The enterococcal surface protein (esp) gene has been proposed as a marker of human faecal contamination, as it appears to be restricted to surface waters receiving human inputs. However, it has been reported that the gene may also be present in non-human sources, and its geographical distribution has been questioned. This study investigated aspects of the ecology of the esp gene in human and non-human faeces and evaluated critically its potential as a microbial source tracking (MST) tool.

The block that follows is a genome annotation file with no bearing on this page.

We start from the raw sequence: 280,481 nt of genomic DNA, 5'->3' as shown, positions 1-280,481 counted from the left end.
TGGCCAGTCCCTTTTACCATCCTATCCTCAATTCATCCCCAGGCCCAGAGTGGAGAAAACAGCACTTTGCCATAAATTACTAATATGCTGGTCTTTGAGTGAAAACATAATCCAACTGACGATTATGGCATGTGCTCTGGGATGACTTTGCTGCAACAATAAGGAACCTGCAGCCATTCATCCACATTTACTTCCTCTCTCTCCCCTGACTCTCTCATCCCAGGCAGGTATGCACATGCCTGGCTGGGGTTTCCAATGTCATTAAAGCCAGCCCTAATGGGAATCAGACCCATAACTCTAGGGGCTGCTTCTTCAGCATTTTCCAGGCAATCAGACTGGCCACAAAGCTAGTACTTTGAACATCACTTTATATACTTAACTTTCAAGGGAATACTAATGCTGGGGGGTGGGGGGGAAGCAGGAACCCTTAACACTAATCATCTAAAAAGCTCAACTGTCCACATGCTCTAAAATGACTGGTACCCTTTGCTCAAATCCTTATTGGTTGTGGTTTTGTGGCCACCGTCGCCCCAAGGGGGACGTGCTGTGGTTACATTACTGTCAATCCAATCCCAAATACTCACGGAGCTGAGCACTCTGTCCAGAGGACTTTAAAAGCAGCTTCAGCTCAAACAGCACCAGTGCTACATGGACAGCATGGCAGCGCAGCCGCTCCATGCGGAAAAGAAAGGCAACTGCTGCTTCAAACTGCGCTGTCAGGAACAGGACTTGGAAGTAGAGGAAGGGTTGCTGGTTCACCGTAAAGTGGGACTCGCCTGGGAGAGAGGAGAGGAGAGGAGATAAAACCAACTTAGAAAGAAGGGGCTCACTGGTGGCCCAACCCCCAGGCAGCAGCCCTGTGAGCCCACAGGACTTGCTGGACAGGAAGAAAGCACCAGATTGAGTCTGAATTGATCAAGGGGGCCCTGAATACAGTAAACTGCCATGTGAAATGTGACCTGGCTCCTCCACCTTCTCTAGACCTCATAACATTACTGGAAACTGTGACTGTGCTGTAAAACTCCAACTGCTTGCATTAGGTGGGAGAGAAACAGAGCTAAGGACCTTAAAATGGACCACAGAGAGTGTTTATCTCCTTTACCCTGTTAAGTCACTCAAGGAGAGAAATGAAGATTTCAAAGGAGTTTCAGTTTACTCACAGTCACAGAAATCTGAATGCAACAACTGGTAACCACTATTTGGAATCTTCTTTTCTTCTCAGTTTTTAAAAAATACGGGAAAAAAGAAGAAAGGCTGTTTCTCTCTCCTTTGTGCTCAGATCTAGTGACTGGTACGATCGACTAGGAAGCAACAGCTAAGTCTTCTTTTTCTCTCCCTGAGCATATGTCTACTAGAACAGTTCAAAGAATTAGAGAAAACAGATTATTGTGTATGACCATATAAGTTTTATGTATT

|Date of Award||2014|
|Supervisor||Jon Caplin (Supervisor)|